Thermal stripping processes used in wheel refurbishment damages aluminium alloy rims
Munich. Thermal stripping processes used in aluminium-alloy wheel refurbishment impair safety, according to experts from TÜV SÜD Automotive. In-depth testing by the organisation showed that heating reduces wheel hardness by almost 40 per cent and shortens the component's lifespan by up to 90 per cent. The tests were conducted in response to the growing number of wheel refurbishment services offered, many of which use these processes in stripping and refinishing wheels.
Scratched car wheels? No problem! Drivers annoyed by faults or blemishes on their wheels can find help from a wide range of wheel refurbishment services or "wheel doctors" at the click of a mouse. Aluminium-alloy wheels, both new and used, represent a vast market, and wheel refinishing is a popular way of giving old wheels a new lease of life – while boosting profits. Aware that the number of wheel refurbishment services in Europe is on the increase, the experts at TÜV SÜD Automotive conducted a series of tests.
The results showed that heat is extremely destructive for aluminium wheels. Stefan Dittmar, head of the "Wheels" team at TÜV SÜD Automotive, explains, "In conventional thermal procedures, the wheels are heated to extremely high temperatures for hours on end. This impairs their stability and slashes the wheel's lifespan by up to 90 per cent, as we have now proved in new tests." In 2010 TÜV SÜD already issued a warning that heat should be avoided in rim refinishing processes; as long ago as 2004, the proper methods for treating rims were described in a guide for car workshops published by the German Technical Committee for Motor Vehicle Engineering (FKT).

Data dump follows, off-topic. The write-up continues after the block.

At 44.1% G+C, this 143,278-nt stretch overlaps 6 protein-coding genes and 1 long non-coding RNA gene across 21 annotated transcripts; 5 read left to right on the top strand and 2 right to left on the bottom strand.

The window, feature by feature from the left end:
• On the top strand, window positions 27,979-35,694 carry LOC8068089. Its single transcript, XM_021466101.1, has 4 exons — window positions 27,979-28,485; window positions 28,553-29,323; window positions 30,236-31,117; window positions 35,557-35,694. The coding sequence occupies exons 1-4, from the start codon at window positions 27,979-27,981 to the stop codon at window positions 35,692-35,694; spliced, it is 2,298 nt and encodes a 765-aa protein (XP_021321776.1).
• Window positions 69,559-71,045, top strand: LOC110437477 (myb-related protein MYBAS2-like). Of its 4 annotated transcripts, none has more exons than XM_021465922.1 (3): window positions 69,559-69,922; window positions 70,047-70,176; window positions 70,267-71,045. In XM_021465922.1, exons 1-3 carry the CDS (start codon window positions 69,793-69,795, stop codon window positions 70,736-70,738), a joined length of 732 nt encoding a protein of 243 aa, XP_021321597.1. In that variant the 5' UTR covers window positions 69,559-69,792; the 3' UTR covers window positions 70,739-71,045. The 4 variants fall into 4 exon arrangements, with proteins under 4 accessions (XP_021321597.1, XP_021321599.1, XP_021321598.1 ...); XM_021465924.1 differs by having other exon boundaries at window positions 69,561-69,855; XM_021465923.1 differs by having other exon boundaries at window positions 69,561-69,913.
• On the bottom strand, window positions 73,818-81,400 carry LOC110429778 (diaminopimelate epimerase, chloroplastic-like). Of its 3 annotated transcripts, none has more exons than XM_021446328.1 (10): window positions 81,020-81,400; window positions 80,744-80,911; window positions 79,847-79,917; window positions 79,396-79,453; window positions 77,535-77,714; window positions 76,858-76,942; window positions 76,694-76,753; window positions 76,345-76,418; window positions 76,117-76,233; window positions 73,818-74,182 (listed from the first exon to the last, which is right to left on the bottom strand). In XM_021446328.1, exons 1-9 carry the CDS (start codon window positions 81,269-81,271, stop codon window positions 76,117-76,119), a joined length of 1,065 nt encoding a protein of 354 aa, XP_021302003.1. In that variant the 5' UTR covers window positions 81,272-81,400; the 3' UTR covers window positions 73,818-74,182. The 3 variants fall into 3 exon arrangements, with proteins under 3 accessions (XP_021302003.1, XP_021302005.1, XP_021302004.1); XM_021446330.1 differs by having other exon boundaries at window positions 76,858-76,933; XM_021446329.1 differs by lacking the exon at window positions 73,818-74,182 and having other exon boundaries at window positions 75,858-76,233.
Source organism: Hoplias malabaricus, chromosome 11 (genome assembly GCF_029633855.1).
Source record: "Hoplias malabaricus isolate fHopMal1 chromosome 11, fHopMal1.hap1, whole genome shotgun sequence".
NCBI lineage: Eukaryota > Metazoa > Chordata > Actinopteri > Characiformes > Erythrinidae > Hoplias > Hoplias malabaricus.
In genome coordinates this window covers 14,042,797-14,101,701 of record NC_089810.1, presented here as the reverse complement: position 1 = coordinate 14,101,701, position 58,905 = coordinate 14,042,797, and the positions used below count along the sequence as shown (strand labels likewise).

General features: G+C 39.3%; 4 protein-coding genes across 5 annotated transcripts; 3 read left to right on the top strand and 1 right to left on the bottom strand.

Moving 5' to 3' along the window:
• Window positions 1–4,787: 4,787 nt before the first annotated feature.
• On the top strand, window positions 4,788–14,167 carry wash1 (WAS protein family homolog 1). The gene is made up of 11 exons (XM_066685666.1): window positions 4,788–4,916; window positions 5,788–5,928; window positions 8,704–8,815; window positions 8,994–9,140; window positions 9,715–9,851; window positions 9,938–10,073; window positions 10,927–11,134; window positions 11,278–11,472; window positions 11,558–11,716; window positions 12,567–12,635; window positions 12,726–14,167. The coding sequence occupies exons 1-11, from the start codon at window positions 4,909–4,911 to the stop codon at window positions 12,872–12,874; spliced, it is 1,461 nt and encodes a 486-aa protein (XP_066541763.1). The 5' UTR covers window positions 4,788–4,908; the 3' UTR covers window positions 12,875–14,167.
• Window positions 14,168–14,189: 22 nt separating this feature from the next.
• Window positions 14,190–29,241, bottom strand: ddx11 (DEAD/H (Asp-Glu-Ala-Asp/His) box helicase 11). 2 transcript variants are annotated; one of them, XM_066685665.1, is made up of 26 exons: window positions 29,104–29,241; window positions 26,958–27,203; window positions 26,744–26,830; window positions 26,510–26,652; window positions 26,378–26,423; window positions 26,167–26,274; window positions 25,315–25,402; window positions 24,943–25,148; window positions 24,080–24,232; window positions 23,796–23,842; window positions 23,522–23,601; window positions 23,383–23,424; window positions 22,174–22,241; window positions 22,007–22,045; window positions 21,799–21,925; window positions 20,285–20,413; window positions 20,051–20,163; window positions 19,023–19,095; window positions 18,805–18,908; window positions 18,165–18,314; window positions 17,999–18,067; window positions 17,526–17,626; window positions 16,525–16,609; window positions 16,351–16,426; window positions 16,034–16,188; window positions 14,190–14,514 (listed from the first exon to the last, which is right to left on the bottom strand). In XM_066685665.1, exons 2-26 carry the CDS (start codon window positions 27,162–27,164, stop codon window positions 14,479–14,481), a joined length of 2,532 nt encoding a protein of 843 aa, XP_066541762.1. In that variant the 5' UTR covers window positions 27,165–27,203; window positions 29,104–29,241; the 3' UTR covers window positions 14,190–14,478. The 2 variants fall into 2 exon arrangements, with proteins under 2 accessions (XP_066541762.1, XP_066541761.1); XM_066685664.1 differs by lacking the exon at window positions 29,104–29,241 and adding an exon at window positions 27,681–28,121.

Hardness reduced by 40 per cent
What kind of tests were carried out? The TÜV SÜD experts designed their tests on the basis of thermal methods available on the market, in which wheel rims are heated to over 200 degrees Celsius over a period of several hours to strip off the old coating before new granulate is applied. The tests were conducted on a number of alloy wheels in OEM finish, made – like the majority of today's aluminium car wheels – from the heat-treated material GK-Al-Si7-Mg T6. After being heated for three hours at 200 degrees Celsius, the wheels already showed a five per cent loss in hardness; at higher temperatures the effect was even more dramatic, with wheels losing 40 per cent of hardness when heated to 250 degrees Celsius for three hours. Shorter exposure to heat is also not the answer; "Wheel hardness already falls by 25 per cent after only 30 minutes at 250 degrees Celsius", warns Dittmar.
Safety no longer guaranteed
The lifespan of the wheels declines in step with their hardness. After heat-testing the specimens were subjected to rotational bending fatigue tests, which showed that the thermal treatment had reduced their life by up to 90 per cent so that they no longer complied with statutory minimum requirements (as set forth in Art. 36 of the German Road Traffic Licensing Regulation (StVZO) and directive ECE-R 124): "These thermal treatments are carried out at the expense of road safety. Wheels treated in this way may develop cracks, and spokes may even break", warns wheel expert Dittmar.